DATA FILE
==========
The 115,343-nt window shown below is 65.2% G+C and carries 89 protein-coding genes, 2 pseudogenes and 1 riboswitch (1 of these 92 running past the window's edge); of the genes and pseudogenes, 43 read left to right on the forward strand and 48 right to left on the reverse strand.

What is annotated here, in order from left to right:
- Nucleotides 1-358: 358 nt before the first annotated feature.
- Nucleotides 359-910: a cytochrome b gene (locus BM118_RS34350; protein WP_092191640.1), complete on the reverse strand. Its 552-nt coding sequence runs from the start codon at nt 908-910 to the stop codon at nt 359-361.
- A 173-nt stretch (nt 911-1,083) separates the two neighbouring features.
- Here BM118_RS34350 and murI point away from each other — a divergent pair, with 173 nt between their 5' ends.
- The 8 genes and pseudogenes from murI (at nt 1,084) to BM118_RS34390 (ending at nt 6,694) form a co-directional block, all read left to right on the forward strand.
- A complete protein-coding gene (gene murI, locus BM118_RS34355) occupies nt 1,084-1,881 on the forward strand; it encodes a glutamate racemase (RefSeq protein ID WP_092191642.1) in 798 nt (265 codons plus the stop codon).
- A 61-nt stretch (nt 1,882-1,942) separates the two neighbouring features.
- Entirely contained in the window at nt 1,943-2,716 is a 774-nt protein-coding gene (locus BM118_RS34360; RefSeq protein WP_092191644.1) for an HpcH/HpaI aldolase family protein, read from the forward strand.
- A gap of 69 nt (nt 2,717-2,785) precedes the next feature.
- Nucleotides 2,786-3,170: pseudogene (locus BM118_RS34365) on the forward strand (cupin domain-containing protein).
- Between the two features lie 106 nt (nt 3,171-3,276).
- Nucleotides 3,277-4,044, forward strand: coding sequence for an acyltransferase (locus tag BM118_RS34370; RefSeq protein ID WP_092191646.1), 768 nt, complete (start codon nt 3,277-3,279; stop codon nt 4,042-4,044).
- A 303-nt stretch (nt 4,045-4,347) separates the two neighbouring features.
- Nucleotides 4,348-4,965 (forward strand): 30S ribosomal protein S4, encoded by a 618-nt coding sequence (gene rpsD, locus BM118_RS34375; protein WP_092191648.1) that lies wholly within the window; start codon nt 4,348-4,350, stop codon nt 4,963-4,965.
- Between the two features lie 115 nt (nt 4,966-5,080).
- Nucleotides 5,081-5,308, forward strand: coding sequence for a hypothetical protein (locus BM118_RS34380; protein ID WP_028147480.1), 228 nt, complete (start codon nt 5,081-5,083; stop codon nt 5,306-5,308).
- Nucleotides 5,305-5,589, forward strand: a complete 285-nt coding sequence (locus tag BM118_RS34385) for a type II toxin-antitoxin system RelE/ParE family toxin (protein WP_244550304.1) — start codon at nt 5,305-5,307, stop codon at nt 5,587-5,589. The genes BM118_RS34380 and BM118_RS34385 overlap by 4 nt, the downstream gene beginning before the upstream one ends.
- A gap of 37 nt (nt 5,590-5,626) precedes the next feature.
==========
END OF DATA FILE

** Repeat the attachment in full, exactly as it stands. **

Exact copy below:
The 115,343-nt window shown below is 65.2% G+C and carries 89 protein-coding genes, 2 pseudogenes and 1 riboswitch (1 of these 92 running past the window's edge); of the genes and pseudogenes, 43 read left to right on the forward strand and 48 right to left on the reverse strand.

What is annotated here, in order from left to right:
- Nucleotides 1-358: 358 nt before the first annotated feature.
- Nucleotides 359-910: a cytochrome b gene (locus BM118_RS34350; protein WP_092191640.1), complete on the reverse strand. Its 552-nt coding sequence runs from the start codon at nt 908-910 to the stop codon at nt 359-361.
- A 173-nt stretch (nt 911-1,083) separates the two neighbouring features.
- Here BM118_RS34350 and murI point away from each other — a divergent pair, with 173 nt between their 5' ends.
- The 8 genes and pseudogenes from murI (at nt 1,084) to BM118_RS34390 (ending at nt 6,694) form a co-directional block, all read left to right on the forward strand.
- A complete protein-coding gene (gene murI, locus BM118_RS34355) occupies nt 1,084-1,881 on the forward strand; it encodes a glutamate racemase (RefSeq protein ID WP_092191642.1) in 798 nt (265 codons plus the stop codon).
- A 61-nt stretch (nt 1,882-1,942) separates the two neighbouring features.
- Entirely contained in the window at nt 1,943-2,716 is a 774-nt protein-coding gene (locus BM118_RS34360; RefSeq protein WP_092191644.1) for an HpcH/HpaI aldolase family protein, read from the forward strand.
- A gap of 69 nt (nt 2,717-2,785) precedes the next feature.
- Nucleotides 2,786-3,170: pseudogene (locus BM118_RS34365) on the forward strand (cupin domain-containing protein).
- Between the two features lie 106 nt (nt 3,171-3,276).
- Nucleotides 3,277-4,044, forward strand: coding sequence for an acyltransferase (locus tag BM118_RS34370; RefSeq protein ID WP_092191646.1), 768 nt, complete (start codon nt 3,277-3,279; stop codon nt 4,042-4,044).
- A 303-nt stretch (nt 4,045-4,347) separates the two neighbouring features.
- Nucleotides 4,348-4,965 (forward strand): 30S ribosomal protein S4, encoded by a 618-nt coding sequence (gene rpsD, locus BM118_RS34375; protein WP_092191648.1) that lies wholly within the window; start codon nt 4,348-4,350, stop codon nt 4,963-4,965.
- Between the two features lie 115 nt (nt 4,966-5,080).
- Nucleotides 5,081-5,308, forward strand: coding sequence for a hypothetical protein (locus BM118_RS34380; protein ID WP_028147480.1), 228 nt, complete (start codon nt 5,081-5,083; stop codon nt 5,306-5,308).
- Nucleotides 5,305-5,589, forward strand: a complete 285-nt coding sequence (locus tag BM118_RS34385) for a type II toxin-antitoxin system RelE/ParE family toxin (protein WP_244550304.1) — start codon at nt 5,305-5,307, stop codon at nt 5,587-5,589. The genes BM118_RS34380 and BM118_RS34385 overlap by 4 nt, the downstream gene beginning before the upstream one ends.
- A gap of 37 nt (nt 5,590-5,626) precedes the next feature.